10 Best Singin’ in the Rain Moments

Singin’ in the Rain was well received upon its release in 1952, but it wasn’t immediately obvious what a cultural behemoth it would become. It has gone down in history as one of the greatest musicals (and films) ever made.

Co-directed and co-choreographed by Stanley Donen and Gene Kelly, it uses a roster of pre-existing songs largely written for other movie musicals, and does so in an era long before the trend of jukebox musicals – think Moulin Rouge! (2001) or Mamma Mia (2008). The songs featured in Singin’ in the Rain have become so synonymous with the film, it’s hard to imagine any other versions existing.

The story is simple enough, following Hollywood stars Don Lockwood (Gene Kelly), Lina Lamont (Jean Hagan), musician Cosmo Brown (Donald O’Connor) and singer Kathy Selden (Debbie Reynolds) as the film industry transitions from the silent era to the talkies. But there’s so much more to it. It is a loving and somewhat meta gaze at Hollywood and the silver screen.

Blending memorable musical numbers, incredible choreography, laugh out loud comedy and, of course, romance, Singin’ in the Rain has rightly become a classic.

In a film packed with iconic scenes, it’s hard to choose just ten moments to look out for. Nevertheless, in this Movie List, we at The Film Magazine have chosen the funniest, most impressive, and most memorable. These are the 10 Best Singin’ in the Rain Moments.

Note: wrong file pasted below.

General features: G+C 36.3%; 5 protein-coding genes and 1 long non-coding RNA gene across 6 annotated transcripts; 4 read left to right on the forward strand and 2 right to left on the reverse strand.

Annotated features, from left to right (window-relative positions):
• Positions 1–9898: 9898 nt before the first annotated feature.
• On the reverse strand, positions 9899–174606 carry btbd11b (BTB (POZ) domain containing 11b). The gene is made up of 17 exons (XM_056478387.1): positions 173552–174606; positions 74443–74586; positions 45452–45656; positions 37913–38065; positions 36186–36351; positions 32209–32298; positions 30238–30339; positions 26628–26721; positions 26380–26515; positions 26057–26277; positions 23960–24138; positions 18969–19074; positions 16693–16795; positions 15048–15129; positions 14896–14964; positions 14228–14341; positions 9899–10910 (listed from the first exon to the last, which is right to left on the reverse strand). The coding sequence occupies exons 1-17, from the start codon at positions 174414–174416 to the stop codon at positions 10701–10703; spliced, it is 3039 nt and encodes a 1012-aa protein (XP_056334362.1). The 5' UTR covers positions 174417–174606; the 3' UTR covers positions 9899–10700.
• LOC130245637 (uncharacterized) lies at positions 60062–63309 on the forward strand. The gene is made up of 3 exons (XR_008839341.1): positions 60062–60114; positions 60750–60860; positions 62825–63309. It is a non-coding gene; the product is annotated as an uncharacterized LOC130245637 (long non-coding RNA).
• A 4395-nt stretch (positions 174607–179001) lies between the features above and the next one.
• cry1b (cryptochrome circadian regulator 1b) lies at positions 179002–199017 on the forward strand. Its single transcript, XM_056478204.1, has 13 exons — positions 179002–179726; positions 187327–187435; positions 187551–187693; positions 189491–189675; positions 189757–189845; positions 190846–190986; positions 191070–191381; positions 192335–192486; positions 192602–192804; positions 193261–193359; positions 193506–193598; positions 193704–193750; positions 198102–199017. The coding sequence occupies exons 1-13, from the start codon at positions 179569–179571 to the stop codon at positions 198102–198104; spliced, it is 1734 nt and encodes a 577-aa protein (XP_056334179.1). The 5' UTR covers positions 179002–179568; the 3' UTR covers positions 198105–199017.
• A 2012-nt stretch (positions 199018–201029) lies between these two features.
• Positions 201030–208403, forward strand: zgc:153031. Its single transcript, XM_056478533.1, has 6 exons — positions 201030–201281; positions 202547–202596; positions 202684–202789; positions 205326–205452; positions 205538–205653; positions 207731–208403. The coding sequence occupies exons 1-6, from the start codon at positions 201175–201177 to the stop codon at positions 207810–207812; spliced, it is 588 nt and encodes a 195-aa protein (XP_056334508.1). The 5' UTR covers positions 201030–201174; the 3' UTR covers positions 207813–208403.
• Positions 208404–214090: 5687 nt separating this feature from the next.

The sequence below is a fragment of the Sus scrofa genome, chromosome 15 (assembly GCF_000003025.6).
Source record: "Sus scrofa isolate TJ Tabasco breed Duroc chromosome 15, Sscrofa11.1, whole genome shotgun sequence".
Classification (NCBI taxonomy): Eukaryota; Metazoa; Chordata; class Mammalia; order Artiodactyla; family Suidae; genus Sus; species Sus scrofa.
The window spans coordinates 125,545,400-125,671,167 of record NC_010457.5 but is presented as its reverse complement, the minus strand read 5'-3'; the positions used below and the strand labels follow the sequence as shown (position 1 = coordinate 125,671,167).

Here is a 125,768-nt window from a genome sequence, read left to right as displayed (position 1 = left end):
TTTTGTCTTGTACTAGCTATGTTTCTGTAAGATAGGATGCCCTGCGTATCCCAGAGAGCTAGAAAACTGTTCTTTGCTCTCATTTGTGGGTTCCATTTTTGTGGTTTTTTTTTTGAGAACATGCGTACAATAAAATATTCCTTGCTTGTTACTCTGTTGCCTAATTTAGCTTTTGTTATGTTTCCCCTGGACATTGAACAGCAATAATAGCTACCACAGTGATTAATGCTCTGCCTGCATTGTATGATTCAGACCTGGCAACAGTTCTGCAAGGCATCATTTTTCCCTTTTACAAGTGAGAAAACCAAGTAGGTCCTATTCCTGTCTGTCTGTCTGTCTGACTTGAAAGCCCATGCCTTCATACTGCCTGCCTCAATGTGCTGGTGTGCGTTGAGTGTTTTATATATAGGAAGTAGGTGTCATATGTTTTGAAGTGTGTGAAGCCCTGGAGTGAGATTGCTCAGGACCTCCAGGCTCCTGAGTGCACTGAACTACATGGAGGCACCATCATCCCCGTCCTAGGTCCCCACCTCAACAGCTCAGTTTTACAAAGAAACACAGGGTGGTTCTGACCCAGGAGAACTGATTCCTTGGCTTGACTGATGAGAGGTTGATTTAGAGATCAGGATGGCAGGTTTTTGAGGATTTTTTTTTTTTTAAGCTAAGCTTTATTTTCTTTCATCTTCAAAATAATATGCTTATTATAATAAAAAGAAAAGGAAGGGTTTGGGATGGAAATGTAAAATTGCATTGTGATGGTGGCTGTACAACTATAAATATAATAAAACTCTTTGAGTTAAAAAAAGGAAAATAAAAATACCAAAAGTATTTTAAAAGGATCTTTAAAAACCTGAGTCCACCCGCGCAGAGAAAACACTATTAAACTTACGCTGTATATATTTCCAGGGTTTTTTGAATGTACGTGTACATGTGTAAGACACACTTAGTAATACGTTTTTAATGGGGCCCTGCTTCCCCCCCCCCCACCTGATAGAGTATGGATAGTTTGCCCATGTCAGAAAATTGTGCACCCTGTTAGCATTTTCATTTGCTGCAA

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10. “Can’t a girl get a word in edgewise?

It’s an easy joke but it packs a punch and it works.

The wonderful Jean Hagan is soundless for the first thirteen minutes of the film, like her counterpart Lina Lamont in her silent movies.

Lina Lamont is beautiful, elegant, and completely revered by fans. Dressed in her finery, we expect a voice to match. But Lina’s voice is shrill, loud and her rough accent is strong. It’s a brilliant and unexpected juxtaposition to what she looks like, and it’s the driving force behind the whole plot of the film.

Fortunately, this isn’t a one-dimensional joke. Lina’s delusional ranting is just as funny as the way she says it.

9. Good Mornin

The studio’s first attempt at a talking picture, The Duelling Cavalier, is not going well. Kathy (Debbie Reynolds), Cosmo (Donald O’Connor) and Don (Gene Kelly) hatch a plan to save the picture, planning to change the disastrous movie into a musical. And in Hollywood, there’s no other way to celebrate a good idea than with an intricate dance number…

The song is cheering, and the dance routine shows the growing warmth between the three main characters.

Debbie Reynolds famously spoke of her bleeding feet after this sequence, which took over twelve hours to film, so it feels important to include it as a best moment purely for her dedication to the craft.

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